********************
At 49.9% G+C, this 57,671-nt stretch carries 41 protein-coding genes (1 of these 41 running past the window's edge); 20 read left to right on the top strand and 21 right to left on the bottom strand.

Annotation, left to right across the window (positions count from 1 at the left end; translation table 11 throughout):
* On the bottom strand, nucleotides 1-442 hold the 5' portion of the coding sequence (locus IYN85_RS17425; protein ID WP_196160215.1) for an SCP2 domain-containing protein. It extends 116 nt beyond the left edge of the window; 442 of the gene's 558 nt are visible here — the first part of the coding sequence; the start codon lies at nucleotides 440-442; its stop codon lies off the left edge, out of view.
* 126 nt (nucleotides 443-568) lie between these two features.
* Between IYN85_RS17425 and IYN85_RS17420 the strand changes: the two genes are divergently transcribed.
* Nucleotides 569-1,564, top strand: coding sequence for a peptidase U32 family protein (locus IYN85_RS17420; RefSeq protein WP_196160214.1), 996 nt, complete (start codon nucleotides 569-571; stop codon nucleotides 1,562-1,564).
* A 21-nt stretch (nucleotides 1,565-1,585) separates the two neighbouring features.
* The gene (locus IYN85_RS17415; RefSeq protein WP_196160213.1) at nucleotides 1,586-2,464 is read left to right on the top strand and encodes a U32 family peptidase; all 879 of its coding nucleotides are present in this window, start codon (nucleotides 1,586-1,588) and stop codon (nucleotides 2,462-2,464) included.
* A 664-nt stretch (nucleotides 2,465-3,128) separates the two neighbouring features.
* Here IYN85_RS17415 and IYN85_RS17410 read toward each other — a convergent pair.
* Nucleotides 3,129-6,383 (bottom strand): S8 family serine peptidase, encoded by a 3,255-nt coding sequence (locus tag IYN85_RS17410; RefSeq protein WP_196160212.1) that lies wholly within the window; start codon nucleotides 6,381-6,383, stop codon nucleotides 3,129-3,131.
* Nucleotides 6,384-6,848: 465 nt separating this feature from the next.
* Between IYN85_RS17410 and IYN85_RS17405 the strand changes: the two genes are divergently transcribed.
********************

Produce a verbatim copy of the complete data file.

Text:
At 49.9% G+C, this 57,671-nt stretch carries 41 protein-coding genes (1 of these 41 running past the window's edge); 20 read left to right on the top strand and 21 right to left on the bottom strand.

Annotation, left to right across the window (positions count from 1 at the left end; translation table 11 throughout):
* On the bottom strand, nucleotides 1-442 hold the 5' portion of the coding sequence (locus IYN85_RS17425; protein ID WP_196160215.1) for an SCP2 domain-containing protein. It extends 116 nt beyond the left edge of the window; 442 of the gene's 558 nt are visible here — the first part of the coding sequence; the start codon lies at nucleotides 440-442; its stop codon lies off the left edge, out of view.
* 126 nt (nucleotides 443-568) lie between these two features.
* Between IYN85_RS17425 and IYN85_RS17420 the strand changes: the two genes are divergently transcribed.
* Nucleotides 569-1,564, top strand: coding sequence for a peptidase U32 family protein (locus IYN85_RS17420; RefSeq protein WP_196160214.1), 996 nt, complete (start codon nucleotides 569-571; stop codon nucleotides 1,562-1,564).
* A 21-nt stretch (nucleotides 1,565-1,585) separates the two neighbouring features.
* The gene (locus IYN85_RS17415; RefSeq protein WP_196160213.1) at nucleotides 1,586-2,464 is read left to right on the top strand and encodes a U32 family peptidase; all 879 of its coding nucleotides are present in this window, start codon (nucleotides 1,586-1,588) and stop codon (nucleotides 2,462-2,464) included.
* A 664-nt stretch (nucleotides 2,465-3,128) separates the two neighbouring features.
* Here IYN85_RS17415 and IYN85_RS17410 read toward each other — a convergent pair.
* Nucleotides 3,129-6,383 (bottom strand): S8 family serine peptidase, encoded by a 3,255-nt coding sequence (locus tag IYN85_RS17410; RefSeq protein WP_196160212.1) that lies wholly within the window; start codon nucleotides 6,381-6,383, stop codon nucleotides 3,129-3,131.
* Nucleotides 6,384-6,848: 465 nt separating this feature from the next.
* Between IYN85_RS17410 and IYN85_RS17405 the strand changes: the two genes are divergently transcribed.